April’s evening skies offer plenty of stars to check out. However, aside from Jupiter low in the west, planets are in short supply. Our latest Sky Tour podcast helps you track down Mars, Saturn, and much during April’s pleasant nights.

This episode is sponsored by Celestron, manufacturer of high-quality telescopes and an industry leader in developing exciting optical products with revolutionary technologies.

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Listen to this episode on Sky & Telescope’s YouTube channel.

April is one of the better months for stargazing. Spring evenings at mid-northern latitudes are generally pleasant, and the bugs haven’t taken control — yet! Even with daylight time in effect, evening twilight comes fairly early. You’ll find that the Sun sets between 7:30 and 8:00 during most of this month, and by 9:00 p.m. it’s good and dark.

Planet-wise, this is definitely a month of transition — and that’s not a good thing. As evening twilight ends, Mercury is plunging into the twilight glow so quickly that there’s little chance of spotting it. Jupiter is hanging in there, literally, low above the western horizon as darkness falls. But by month’s end, seeing the King of Planets will be only a pleasant memory until it reappears before dawn in late June. Venus is likewise swallowed by sunlight.

Mars and Saturn April 2024
During April, Mars and Saturn are low in the east as dawn approaches. But by month’s end, Saturn has pulled away and become easier to spot.
Sky & Telescope

So that leaves Mars and Saturn, both of which can be spotted before dawn if you’ve got an unobstructed view toward east. Start looking about 30 minutes before sunrise in early April and 45 minutes before later on. Watch for a pair of medium-bright stars (actually planets) very close to the horizon. Saturn starts off to the left of Mars, but on April 10th they pass very close to one another and appear identical in brightness. After that they gradually climb higher up and get easier to spot, with Mars to the left of Saturn.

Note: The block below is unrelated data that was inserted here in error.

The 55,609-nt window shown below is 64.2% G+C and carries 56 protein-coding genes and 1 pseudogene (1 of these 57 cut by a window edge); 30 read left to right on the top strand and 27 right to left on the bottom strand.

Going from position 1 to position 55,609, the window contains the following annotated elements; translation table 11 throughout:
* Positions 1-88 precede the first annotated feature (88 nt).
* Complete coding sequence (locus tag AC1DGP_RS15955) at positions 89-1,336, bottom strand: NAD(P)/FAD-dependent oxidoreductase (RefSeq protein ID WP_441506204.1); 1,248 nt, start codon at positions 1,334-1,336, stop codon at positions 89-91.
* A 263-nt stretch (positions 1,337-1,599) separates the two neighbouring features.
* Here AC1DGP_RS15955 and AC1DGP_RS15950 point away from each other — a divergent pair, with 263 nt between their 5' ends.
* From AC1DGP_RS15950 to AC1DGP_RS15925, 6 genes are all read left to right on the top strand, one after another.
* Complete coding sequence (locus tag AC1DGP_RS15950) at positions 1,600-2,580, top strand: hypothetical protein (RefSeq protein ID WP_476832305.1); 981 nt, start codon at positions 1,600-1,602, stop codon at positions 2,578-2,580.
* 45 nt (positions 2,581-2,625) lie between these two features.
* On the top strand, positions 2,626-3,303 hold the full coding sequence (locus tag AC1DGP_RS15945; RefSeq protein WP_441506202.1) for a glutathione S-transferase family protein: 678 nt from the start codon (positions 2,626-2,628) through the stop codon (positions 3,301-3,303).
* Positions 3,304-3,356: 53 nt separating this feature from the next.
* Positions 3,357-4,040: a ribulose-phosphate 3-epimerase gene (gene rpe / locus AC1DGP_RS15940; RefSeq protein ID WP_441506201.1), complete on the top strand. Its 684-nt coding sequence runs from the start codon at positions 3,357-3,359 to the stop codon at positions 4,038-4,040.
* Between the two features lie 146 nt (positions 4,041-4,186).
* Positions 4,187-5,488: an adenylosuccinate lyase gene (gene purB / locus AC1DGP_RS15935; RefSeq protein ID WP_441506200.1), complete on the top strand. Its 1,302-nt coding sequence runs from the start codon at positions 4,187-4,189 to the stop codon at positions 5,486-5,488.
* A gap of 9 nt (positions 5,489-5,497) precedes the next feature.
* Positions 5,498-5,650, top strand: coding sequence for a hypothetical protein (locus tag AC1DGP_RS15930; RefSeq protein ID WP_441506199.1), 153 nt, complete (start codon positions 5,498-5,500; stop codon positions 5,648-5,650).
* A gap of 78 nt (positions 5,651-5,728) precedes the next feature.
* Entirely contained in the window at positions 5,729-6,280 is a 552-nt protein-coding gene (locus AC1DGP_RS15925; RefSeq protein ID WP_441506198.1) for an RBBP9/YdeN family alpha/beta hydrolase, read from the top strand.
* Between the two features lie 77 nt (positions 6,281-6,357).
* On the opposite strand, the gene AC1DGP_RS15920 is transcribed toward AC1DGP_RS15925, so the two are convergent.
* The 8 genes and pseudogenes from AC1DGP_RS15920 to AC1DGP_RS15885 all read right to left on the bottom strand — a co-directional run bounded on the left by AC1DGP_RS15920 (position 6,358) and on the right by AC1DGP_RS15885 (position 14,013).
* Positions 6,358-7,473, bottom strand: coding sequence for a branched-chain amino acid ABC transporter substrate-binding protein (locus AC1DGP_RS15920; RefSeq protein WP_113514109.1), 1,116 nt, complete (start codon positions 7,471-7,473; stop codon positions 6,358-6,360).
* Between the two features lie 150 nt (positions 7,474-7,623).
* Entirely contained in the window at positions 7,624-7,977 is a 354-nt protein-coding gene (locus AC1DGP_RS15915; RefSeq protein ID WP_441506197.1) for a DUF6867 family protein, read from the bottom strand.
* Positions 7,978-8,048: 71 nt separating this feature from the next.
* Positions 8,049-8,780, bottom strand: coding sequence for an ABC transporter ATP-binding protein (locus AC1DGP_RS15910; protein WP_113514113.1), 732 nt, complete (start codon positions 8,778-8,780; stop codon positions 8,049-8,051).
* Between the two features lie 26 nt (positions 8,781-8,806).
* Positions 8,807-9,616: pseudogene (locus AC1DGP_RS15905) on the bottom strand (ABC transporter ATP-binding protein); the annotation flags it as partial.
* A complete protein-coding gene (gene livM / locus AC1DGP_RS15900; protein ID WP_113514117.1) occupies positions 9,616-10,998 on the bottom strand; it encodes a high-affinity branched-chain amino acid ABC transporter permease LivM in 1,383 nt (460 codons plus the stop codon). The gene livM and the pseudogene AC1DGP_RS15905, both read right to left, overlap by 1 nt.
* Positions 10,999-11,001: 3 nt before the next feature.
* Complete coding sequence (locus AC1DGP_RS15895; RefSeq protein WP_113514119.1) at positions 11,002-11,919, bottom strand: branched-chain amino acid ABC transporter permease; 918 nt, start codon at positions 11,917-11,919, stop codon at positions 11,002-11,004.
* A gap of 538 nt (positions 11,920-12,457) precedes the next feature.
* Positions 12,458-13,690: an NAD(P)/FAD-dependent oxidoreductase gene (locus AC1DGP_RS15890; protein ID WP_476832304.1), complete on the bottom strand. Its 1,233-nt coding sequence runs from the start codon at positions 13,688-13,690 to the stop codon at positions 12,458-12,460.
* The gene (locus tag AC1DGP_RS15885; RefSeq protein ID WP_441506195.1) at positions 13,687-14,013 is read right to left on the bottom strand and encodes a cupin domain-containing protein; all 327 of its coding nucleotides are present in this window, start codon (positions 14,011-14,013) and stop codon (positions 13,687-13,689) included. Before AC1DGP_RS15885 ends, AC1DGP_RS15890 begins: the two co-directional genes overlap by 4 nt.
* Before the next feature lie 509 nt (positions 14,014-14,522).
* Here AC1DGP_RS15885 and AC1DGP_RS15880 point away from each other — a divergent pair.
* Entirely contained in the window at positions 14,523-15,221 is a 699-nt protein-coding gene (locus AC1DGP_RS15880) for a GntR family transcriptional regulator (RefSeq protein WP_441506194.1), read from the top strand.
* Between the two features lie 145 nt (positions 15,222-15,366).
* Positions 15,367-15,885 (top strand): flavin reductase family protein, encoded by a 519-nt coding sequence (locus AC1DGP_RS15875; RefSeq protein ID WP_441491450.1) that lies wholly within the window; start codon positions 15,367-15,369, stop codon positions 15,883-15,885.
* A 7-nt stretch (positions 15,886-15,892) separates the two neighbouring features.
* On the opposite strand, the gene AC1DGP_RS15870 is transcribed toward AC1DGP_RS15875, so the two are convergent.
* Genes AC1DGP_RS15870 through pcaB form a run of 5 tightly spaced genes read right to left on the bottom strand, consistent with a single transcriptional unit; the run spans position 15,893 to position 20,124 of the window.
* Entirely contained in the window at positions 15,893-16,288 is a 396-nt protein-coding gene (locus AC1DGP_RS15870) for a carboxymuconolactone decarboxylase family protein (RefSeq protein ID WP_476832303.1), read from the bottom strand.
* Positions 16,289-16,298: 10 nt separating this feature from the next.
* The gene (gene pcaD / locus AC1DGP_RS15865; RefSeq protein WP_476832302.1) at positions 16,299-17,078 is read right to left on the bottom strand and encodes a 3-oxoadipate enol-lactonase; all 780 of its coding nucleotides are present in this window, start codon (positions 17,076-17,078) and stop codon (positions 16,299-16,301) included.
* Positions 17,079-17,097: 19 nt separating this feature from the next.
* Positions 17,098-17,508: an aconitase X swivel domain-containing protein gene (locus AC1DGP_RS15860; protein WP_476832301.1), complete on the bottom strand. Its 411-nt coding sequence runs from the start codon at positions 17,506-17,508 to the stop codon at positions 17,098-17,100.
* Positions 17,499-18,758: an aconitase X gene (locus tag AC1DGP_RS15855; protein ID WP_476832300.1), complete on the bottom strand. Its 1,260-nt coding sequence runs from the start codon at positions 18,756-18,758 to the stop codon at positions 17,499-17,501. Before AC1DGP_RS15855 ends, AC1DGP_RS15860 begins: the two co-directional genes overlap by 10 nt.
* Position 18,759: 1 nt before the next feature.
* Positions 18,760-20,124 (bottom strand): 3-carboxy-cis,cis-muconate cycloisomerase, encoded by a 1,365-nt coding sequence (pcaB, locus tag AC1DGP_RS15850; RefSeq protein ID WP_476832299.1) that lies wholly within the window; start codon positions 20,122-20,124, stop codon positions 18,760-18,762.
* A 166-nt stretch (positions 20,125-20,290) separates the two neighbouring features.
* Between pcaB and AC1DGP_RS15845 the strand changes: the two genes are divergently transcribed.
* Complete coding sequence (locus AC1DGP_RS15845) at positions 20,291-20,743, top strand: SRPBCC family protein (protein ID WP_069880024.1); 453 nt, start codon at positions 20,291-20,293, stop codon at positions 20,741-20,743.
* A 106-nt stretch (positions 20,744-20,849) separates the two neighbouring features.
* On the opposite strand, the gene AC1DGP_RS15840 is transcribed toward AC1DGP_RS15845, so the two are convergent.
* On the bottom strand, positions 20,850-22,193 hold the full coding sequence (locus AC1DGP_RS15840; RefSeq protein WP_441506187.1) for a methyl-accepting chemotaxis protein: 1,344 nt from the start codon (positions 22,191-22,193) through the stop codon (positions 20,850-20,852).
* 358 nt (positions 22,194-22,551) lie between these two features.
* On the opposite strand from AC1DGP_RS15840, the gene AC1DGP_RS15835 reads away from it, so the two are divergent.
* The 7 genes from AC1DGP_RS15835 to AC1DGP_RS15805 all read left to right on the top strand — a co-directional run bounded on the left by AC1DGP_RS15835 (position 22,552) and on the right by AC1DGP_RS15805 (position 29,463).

On one particular morning, these two worlds will be separated in the morning sky by just ½° — and you’ll have to listen to this month’s Sky Tour episode to learn which date to wake up early!

April’s evening skies offer plenty of stars to check out. First, look over in the west about a half hour after sunset. In early April, as twilight deepens, you’ll spot the last vestiges of the northern winter sky. Orion is there, getting ready to exit the evening sky. Look for the three stars in a horizontal row that mark the Hunter’s belt. Above the belt is the bright star Betelgeuse, and lower down is equally bright Rigel. These two stars frame Orion’s body. Now look a little wider. To the left of the belt is Sirius, the brightest star in the nighttime sky.

Well above Sirius and Orion, about halfway from the southwestern horizon to overhead, is the bright star Procyon. Now swing your gaze well to Procyon’s right to spot the bright star Capella.

Meanwhile, over in the northeast, look three fists from the end of the Big Dipper’s handle, and you’ll reach the star Arcturus. This is the fourth brightest star in the night sky. Together with Sirius, which is #1, and Capella, #6, these three stars make an enormous triangle that nearly spans the entire evening sky.

This is just a sample of the easy-to-follow guidance you’ll get from the April episode of our long-running Sky Tour podcast. It’s worth a listen — just 10 minutes long — and once you’ve heard it you’ll be on your way to mastering your way-finding in the nighttime sky.

Read the full podcast transcript.


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